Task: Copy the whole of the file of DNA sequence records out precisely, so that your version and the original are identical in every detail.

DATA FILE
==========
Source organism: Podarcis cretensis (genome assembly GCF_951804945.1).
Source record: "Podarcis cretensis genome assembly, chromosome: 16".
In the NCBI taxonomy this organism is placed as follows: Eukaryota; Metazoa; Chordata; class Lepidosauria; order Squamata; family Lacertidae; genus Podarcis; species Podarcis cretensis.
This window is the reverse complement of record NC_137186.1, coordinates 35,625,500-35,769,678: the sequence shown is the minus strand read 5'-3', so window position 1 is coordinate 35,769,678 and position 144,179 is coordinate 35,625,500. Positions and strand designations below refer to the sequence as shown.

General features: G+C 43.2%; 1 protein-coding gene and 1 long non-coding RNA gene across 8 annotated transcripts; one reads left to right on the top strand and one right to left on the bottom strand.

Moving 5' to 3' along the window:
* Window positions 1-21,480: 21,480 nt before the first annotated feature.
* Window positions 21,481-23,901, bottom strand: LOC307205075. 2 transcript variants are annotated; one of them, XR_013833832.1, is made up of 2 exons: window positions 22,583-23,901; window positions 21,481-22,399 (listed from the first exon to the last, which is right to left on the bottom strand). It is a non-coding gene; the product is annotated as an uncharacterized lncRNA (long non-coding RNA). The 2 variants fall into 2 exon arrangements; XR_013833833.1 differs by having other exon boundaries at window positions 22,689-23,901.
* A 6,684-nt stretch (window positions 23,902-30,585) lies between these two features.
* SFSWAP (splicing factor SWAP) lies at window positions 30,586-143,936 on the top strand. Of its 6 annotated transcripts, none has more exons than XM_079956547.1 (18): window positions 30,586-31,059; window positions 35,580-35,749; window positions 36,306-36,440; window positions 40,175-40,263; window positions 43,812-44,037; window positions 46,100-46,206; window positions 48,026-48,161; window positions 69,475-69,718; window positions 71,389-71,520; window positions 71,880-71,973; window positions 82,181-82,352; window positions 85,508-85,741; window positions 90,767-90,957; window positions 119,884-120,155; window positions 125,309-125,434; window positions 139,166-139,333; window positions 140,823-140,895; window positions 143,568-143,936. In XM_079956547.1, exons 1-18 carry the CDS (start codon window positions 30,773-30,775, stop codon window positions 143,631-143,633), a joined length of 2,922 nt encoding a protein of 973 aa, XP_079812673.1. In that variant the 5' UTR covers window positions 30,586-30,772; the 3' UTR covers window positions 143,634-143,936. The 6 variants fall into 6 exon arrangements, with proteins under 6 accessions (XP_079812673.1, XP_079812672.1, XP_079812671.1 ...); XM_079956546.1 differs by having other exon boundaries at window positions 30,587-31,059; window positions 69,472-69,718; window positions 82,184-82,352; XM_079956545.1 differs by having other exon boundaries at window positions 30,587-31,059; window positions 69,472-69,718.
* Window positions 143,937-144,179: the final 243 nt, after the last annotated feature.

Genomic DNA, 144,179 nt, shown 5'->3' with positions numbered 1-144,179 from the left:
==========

Source organism: Podarcis cretensis (genome assembly GCF_951804945.1).
Source record: "Podarcis cretensis genome assembly, chromosome: 16".
In the NCBI taxonomy this organism is placed as follows: Eukaryota; Metazoa; Chordata; class Lepidosauria; order Squamata; family Lacertidae; genus Podarcis; species Podarcis cretensis.
This window is the reverse complement of record NC_137186.1, coordinates 35,625,500-35,769,678: the sequence shown is the minus strand read 5'-3', so window position 1 is coordinate 35,769,678 and position 144,179 is coordinate 35,625,500. Positions and strand designations below refer to the sequence as shown.

General features: G+C 43.2%; 1 protein-coding gene and 1 long non-coding RNA gene across 8 annotated transcripts; one reads left to right on the top strand and one right to left on the bottom strand.

Moving 5' to 3' along the window:
* Window positions 1-21,480: 21,480 nt before the first annotated feature.
* Window positions 21,481-23,901, bottom strand: LOC307205075. 2 transcript variants are annotated; one of them, XR_013833832.1, is made up of 2 exons: window positions 22,583-23,901; window positions 21,481-22,399 (listed from the first exon to the last, which is right to left on the bottom strand). It is a non-coding gene; the product is annotated as an uncharacterized lncRNA (long non-coding RNA). The 2 variants fall into 2 exon arrangements; XR_013833833.1 differs by having other exon boundaries at window positions 22,689-23,901.
* A 6,684-nt stretch (window positions 23,902-30,585) lies between these two features.
* SFSWAP (splicing factor SWAP) lies at window positions 30,586-143,936 on the top strand. Of its 6 annotated transcripts, none has more exons than XM_079956547.1 (18): window positions 30,586-31,059; window positions 35,580-35,749; window positions 36,306-36,440; window positions 40,175-40,263; window positions 43,812-44,037; window positions 46,100-46,206; window positions 48,026-48,161; window positions 69,475-69,718; window positions 71,389-71,520; window positions 71,880-71,973; window positions 82,181-82,352; window positions 85,508-85,741; window positions 90,767-90,957; window positions 119,884-120,155; window positions 125,309-125,434; window positions 139,166-139,333; window positions 140,823-140,895; window positions 143,568-143,936. In XM_079956547.1, exons 1-18 carry the CDS (start codon window positions 30,773-30,775, stop codon window positions 143,631-143,633), a joined length of 2,922 nt encoding a protein of 973 aa, XP_079812673.1. In that variant the 5' UTR covers window positions 30,586-30,772; the 3' UTR covers window positions 143,634-143,936. The 6 variants fall into 6 exon arrangements, with proteins under 6 accessions (XP_079812673.1, XP_079812672.1, XP_079812671.1 ...); XM_079956546.1 differs by having other exon boundaries at window positions 30,587-31,059; window positions 69,472-69,718; window positions 82,184-82,352; XM_079956545.1 differs by having other exon boundaries at window positions 30,587-31,059; window positions 69,472-69,718.
* Window positions 143,937-144,179: the final 243 nt, after the last annotated feature.

Genomic DNA, 144,179 nt, shown 5'->3' with positions numbered 1-144,179 from the left: